The Definition of Trigger Break
The point at which the trigger allows the hammer to fall, or releases the striker, so that the shot fires. The ideal trigger break is sudden and definite.
"Like a glass rod" is the cliche term shooters use to describe the ideal crisp, clean break.
19 Other Firearms Definitions You Need To Know
A small metal explosive-filled cup which is placed over the nipple of a percussion firearm. As the cap is struck by the hammer, it explodes and sends a flame through the flashhole in the nipple to the main powder charge.
A long gun stock that may be doubled over for conveniently compact storage.
Not putting your finger on the trigger until your sights are on target, then pulling the trigger smoothly, and following through by realigning the sights before allowing your finger to come off the trigger.
Slang term for a firearm sound suppressor.
Protective plates, usually of steel or horn, covering the top and bottom of a gunstock's butt only (the heel and the toe); leaving wood exposed in the center
This occurs in telescopic sights when the primary image of the objective lens does not coincide with the reticle.Telescopic sights often have parallax adjustments to minimize this effect.
The stock is the wooden, polymer, or metal handle of a long gun that extends from the trigger back to where the gun is braced against the shoulder.
An adjustable stock is one that can be easily lengthened or shortened to fit shooters of different sizes.
Refers to a visible dark ring created by the primers in centerfire ammunition around the firing pin hole in the frame after much use.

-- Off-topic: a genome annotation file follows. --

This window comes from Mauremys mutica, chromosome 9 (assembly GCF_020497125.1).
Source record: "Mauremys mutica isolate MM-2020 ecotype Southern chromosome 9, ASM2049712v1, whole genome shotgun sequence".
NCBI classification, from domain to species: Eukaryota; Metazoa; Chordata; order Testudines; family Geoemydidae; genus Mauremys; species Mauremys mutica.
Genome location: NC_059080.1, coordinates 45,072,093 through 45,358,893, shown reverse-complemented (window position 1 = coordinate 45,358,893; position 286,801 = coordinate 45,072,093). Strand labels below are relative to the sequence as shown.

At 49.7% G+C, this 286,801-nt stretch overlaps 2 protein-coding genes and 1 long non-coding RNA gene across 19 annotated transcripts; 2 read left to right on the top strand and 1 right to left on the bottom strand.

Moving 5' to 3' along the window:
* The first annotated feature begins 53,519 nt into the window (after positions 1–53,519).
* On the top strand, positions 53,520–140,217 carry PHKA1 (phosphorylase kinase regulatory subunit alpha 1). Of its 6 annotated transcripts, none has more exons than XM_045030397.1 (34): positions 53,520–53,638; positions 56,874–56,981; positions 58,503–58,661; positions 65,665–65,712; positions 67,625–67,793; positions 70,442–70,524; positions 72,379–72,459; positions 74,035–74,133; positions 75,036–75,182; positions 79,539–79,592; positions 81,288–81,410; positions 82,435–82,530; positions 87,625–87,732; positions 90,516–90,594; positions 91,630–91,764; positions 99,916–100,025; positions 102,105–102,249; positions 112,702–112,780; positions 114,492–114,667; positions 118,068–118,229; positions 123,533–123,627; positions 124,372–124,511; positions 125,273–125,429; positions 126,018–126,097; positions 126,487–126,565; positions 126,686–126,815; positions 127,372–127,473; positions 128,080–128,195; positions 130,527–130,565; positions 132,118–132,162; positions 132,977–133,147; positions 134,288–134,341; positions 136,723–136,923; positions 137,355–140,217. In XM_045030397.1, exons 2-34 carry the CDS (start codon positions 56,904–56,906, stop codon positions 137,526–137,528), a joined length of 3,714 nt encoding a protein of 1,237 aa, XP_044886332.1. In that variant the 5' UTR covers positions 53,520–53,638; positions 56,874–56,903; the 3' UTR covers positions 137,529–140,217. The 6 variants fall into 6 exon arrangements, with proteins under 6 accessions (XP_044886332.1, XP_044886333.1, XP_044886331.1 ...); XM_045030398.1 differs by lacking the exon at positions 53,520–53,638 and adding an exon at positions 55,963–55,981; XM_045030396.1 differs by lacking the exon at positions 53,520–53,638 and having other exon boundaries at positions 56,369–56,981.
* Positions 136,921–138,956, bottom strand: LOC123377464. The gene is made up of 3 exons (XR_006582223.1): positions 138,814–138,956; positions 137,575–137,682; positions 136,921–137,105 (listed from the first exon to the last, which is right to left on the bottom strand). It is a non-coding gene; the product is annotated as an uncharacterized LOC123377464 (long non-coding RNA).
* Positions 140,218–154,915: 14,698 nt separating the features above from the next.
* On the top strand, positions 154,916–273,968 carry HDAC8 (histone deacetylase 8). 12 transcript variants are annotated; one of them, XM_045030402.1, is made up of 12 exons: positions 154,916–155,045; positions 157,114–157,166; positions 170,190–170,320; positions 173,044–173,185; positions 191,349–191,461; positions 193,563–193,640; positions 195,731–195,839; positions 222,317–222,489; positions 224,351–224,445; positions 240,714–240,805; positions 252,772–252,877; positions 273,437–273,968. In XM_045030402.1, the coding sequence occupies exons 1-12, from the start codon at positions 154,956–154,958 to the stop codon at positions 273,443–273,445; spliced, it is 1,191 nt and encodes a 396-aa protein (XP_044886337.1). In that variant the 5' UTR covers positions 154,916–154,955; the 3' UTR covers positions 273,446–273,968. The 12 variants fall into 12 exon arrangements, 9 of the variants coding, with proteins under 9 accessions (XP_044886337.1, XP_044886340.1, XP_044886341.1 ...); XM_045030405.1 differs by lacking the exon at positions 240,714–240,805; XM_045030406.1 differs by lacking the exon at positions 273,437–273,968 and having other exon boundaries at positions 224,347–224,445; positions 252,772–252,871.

Smith & Wesson term for a revolver grip design introduced in the 1930s where the top of the grip extends higher than it had in earlier configurations, to provide a more comfortable hold.
Markings impressed into the base of a cartridge case, normally identifying the maker's name, the cartridge calibre designation, and sometimes the date.
Front sight hood.
A hollow cylinder fitted to a rifle's front sight ramp, both to protect the delicate front sight bead from impact,
and to shade it from oblique sunlight which could have the effect of altering the sight's apparent position.
On guns (mainly shotguns) that have two barrels, there is a trigger for each barrel that work independently from each other.
The spotter is a helper who gives the shooter guidance on how to hit a particular target.
In some cases the spotter may just report the location of the bullet impact. In other cases they may judge the speed and direction of
the wind, determine the range, and give the shooter the settings to be used on the sights.
A pair of slender and easily-carried wooden dowels or sticks, which when held, crossed, in the fingers of the left hand while also supporting the forend of a rifle,
usually shooting offhand, provides somewhat enhanced stability for a more accurate shot.
A device fitted inside the buttstock of a heavily-recoiling gun or rifle, usually containing mercury and a valve.
As the gun recoils, the mercury is displaced temporarily, increasing the duration, and thus diminishing the
perceived impact of the recoil. The added half-pound of weight doesn't hurt either.
The act of setting up a telescopic or other sighting system so that the point of impact of a bullet matches the sights at a specified distance.
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